Then there is the economy factor— drive how you will, you cannot persuade the Renault to burn fuel at a rate greater than 40 m.p.g., and it normally gives at least 45 m.p.g. Indeed, if your wife takes it shopping at a steady 80 m.p.h., she will achieve something in the region of 60 m.p.g.—and will quite probably put the gallon she and the girl-friend have scrounged into the radiator, for the exterior filler in the tail is not labelled but is for WATER, the fuel tank filler being under the engine cover I Incidentally, quite how sample-seeking British policemen will manage to ” dip ” this long fuel-filler we do not know—or care. Economy takes on a new significance when petrol is rationed and, in congratulating Renault on their achievement, we must express disappointment that our manufacturers are neglecting the eight. As if these qualities are not sufficient, the 760-c.c. Renault provides ample accommodation for four adults, is simply but effectively planned, and has such conveniences as interior heating, parking lamps, and an extremely accessible engine. The front seats are rather highset, non-adjustable bucket-type, very comfortable indeed, although the driver is a trifle conscious that the wheel is a shade too far to the left of his seat. Somehow, in spite of the non-adjustability a large, tall man and a slighter, shorter man both drove in comfort, while, although the near-side wing isn’t visible, visibility could hardly be bettered, for the screen is large and the car’s nose very short. The rear seat is not luxurious, but it does provide not-too-cramped accommodation for two grown-ups if required, having a high squab and plenty of foot-space under the front seats. Floor space and leg room in the front is ample, with no restrictions of any sort, as gear and brake-lever are set between the seats and, although the front wheel wells are very deep, they are not in the way, as the width of the car is quite generous. There are four ample doors, with useful ” grip ” for closing them, and an elastic-topped pocket in each front one. The rear doors “trail.” Engine accessibility is ensured by raising the louvred rear bonnet,” when all is revealed, most handily. The nose lifts in a similar manner, after unlocking it and releasing a wire safety-catch to reveal the spare wheel and tools. Special suit-cases are available for accommodation in the nose, but they must be very small. There is a useful shelf behind the rear seat, but that only suffices for small parcels. We are assured that, in France,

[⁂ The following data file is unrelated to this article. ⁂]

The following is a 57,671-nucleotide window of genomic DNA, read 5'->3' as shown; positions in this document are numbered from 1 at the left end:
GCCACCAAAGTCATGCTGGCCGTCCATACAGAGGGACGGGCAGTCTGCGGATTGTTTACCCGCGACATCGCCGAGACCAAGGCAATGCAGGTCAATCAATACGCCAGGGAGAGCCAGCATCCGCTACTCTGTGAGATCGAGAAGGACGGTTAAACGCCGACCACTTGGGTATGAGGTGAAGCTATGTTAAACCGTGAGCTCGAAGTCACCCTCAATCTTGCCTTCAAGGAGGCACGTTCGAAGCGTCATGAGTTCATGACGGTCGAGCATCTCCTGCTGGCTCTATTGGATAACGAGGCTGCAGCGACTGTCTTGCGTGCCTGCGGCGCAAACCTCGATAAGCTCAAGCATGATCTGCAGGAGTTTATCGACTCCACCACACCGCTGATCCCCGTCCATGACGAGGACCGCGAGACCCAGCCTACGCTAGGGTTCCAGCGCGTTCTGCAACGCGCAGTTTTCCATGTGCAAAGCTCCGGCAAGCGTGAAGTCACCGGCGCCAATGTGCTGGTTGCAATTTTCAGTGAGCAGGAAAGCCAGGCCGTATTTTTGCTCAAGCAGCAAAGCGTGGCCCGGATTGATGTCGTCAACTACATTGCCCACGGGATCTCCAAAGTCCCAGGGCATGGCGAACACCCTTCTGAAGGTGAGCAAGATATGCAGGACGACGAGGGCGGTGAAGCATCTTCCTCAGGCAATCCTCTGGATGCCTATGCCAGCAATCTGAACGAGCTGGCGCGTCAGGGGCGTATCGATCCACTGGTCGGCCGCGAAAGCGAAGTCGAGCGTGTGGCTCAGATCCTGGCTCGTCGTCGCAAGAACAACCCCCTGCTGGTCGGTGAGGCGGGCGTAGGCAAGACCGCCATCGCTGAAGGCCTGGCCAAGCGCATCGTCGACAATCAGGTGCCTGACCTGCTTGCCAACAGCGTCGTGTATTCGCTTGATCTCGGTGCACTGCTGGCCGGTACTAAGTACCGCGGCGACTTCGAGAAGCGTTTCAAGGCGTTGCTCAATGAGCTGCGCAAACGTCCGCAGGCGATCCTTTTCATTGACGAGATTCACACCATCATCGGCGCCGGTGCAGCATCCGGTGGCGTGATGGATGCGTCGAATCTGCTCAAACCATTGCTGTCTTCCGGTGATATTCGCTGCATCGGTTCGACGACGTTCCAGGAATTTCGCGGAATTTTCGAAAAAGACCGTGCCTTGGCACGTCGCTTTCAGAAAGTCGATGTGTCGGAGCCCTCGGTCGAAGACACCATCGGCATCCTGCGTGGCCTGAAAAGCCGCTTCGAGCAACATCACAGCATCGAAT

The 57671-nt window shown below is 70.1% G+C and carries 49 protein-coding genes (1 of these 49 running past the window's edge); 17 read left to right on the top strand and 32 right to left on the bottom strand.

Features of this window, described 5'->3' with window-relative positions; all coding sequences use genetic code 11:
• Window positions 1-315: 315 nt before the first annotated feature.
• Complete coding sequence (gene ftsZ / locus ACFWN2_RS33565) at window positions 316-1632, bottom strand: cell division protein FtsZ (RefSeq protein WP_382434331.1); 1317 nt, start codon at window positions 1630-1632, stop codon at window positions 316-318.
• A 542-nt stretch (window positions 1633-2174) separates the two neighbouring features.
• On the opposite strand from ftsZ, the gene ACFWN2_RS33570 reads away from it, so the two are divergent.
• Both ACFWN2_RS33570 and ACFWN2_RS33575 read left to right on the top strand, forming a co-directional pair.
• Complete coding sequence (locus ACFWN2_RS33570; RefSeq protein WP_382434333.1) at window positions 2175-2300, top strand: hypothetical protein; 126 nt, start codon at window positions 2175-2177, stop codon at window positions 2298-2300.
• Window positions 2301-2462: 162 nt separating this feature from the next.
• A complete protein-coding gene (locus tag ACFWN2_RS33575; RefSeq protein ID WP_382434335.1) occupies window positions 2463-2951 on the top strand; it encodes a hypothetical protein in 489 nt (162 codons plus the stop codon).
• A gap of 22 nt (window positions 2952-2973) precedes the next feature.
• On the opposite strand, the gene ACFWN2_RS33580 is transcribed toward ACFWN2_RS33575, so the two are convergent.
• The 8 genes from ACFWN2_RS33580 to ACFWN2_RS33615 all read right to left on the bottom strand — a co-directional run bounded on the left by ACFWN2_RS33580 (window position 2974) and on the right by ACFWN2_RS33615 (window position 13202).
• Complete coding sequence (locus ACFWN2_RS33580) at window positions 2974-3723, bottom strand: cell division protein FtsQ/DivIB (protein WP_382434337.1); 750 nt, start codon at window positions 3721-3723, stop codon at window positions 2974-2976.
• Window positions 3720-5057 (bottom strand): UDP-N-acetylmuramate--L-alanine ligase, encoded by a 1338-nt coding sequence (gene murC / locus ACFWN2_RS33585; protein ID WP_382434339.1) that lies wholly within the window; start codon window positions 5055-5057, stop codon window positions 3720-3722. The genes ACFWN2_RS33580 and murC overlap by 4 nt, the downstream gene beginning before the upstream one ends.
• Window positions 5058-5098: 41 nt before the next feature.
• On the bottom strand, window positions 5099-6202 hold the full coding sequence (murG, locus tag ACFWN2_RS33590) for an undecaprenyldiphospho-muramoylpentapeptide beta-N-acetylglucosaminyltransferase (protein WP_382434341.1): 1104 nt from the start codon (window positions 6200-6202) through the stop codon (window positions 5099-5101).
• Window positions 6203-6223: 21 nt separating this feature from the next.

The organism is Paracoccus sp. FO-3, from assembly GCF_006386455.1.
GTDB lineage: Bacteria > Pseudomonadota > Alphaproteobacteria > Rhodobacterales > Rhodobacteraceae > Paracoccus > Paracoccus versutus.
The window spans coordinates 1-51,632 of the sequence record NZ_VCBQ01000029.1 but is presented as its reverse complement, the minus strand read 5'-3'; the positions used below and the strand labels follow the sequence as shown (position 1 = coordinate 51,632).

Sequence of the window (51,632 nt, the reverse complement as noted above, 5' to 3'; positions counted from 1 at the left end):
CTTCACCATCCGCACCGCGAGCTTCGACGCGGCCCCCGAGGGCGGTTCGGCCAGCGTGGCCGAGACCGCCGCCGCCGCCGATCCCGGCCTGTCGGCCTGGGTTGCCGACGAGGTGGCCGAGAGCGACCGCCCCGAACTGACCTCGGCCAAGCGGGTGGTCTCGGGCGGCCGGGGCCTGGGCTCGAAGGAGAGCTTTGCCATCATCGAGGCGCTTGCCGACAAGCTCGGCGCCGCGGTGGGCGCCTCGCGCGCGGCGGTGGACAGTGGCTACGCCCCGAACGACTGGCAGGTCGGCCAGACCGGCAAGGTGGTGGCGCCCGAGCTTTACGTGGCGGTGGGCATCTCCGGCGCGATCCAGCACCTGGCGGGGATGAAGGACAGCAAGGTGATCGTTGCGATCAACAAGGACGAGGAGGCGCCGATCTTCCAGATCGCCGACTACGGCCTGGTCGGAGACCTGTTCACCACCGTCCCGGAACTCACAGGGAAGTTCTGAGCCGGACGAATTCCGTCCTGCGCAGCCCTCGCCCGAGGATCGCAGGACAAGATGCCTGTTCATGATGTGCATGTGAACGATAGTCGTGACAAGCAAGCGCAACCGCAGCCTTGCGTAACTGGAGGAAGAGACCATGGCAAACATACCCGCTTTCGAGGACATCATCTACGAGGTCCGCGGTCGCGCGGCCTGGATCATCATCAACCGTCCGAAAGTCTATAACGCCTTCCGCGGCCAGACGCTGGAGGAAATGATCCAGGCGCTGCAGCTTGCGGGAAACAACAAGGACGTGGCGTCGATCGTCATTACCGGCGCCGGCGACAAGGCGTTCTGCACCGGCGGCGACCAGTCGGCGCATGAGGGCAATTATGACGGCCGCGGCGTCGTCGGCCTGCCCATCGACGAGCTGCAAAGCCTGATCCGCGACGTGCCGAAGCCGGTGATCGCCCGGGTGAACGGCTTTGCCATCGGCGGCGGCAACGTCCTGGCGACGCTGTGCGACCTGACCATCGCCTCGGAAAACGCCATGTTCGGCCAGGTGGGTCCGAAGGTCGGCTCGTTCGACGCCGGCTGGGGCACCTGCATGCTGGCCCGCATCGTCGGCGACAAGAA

roof-located racks solve what is otherwise a luggage problem. The gearbox is controlled by a delightfull little remote lever that nestles under the driver’s left thigh. It is very well placed, although unexpectedly far back on first acquaintance. The changes go through well, either using the synchromesh on 2nd and top, or double-declutching, upward changes quite rapidly, downward changes slower if relying on the synchromesh. The change from 2nd to top, effected with two fingers, is another joyous feature of the car. The lever moves backwards and forwards in unison with drive and over-run, but this is only evident if the hand remains resting on it. It is perhaps a somewhat heavy change, rendered more difficult as the clutch tends to be fierce, coming in only at the extremity of travel of the pedal. This gives rise to slight judder in moving away. The gear positions are normal ; there is no reverse stop. A possible criticism concerns the size of clutch and brake pedals, these being very small and devoid of rubber pads ; although quite comfortable to use, they would THE 760-c.c. RENAULT SALOON Engine : Rear-placed, four cylinders, 55 by 80 mm. (760 c.e.) ; R.A.C.-h.p. 7.5; 19 b.h.p. at 4,000
r.p.m. Gear ratios : 1st, 17.5; 2nd 8.55;